I'm waiting. As any writer will know, waiting is sooooo hard. But this waiting is worse. I've been expecting to hear for over an hour now. I've got both phones at the ready. I've done the Times difficult su doku and the quick crossword (not enough concentration for the cryptic one). I've had a drink of water. Iwas going to scrub the kitchen table (yes. It's that bad), but then I'll be all mucky and will have to wash my hands to answer the phone. (Just noticed that my mobile is showing the times in  Copenhagen and Lusaka. It is now 5.53 in Lusaka, apparently.)

I can't read; can't phone anyone (obviously). I'd play patience, but don't know where the cards are. I need a shower after ride this morning, but of course I can't risk that. And still the phone hasn't rung. John is cooking tonight, so I haven't even got that to do. I've run out of things to occupy my mind, hence this rather pointless post.

(Some time later) At last the call came. Theodore John was born to my son and daughter-in-law at 2.15pm. Phew! It's been a very difficult few months for them, but all worthwhile. I'm now totally exhausted. I expect they are, too. But very very happy.

Expect a photo, my place, soon!

Monday, 9 September 2013

Yummy mummies at the school gate

I have been quite astonished at the number of articles about yummy mummies at the school gates, and the trouble they go to to look good when delivering their dear little ones in the mornings. Apparently, some actually buy new outfits for the purpose. A new outfit to take the kids to school? Has the world gone quite mad?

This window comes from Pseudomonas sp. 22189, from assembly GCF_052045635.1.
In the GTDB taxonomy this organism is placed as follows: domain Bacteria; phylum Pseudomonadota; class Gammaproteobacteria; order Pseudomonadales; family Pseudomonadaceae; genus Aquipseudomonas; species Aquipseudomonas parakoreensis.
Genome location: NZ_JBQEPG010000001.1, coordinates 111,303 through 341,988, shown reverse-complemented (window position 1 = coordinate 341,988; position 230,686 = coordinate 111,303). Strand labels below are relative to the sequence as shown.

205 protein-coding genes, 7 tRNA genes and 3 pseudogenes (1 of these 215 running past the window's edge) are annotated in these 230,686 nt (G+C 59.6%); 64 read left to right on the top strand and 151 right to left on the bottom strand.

When mine were small, they were dressed and fed, teeth cleaned, hair brushed (if they were lucky). I threw on some jeans (no time for make-up) and we tore up to the car (parked at the top of the lane).

This was the next bit of the "routine":
1.Throw kids in back of car, usually plus a baby.
2. Car refuses to start (almost always).
3.Put  gears in neutral, and push said car (from the outside, obviously) down lane.
4. Car plus kids gathers speed (there is a dangerous junction and a busy  road at the bottom, so time is of the essence).
5. (Here's the tricky bit) Jump into car before it reaches the junction, start engine, shut driver's door, apply brakes.
6. Reassure weeping kids.
7. Off to school.

No designer clothes, no new hair-do, no posh handbag (no handbag at all. I don't really do handbags), no extravagant outlay (although a new car would have been nice). Simple.

Saturday, 7 September 2013

(Not) being organised

We recently had friends staying. The wife, A,  is a very  organised, person (she says she's "on the specturm", but then I guess we all are). In her life, everything is tidy; nothing's out of place.

Now, I like and admire A very much. I would love to be like her. Really. So I asked her advice. When I showed her the contents of a random drawer, she was appalled.

A:"Ginseng? What's that doing in this drawer?" she asked. "Do you use it?"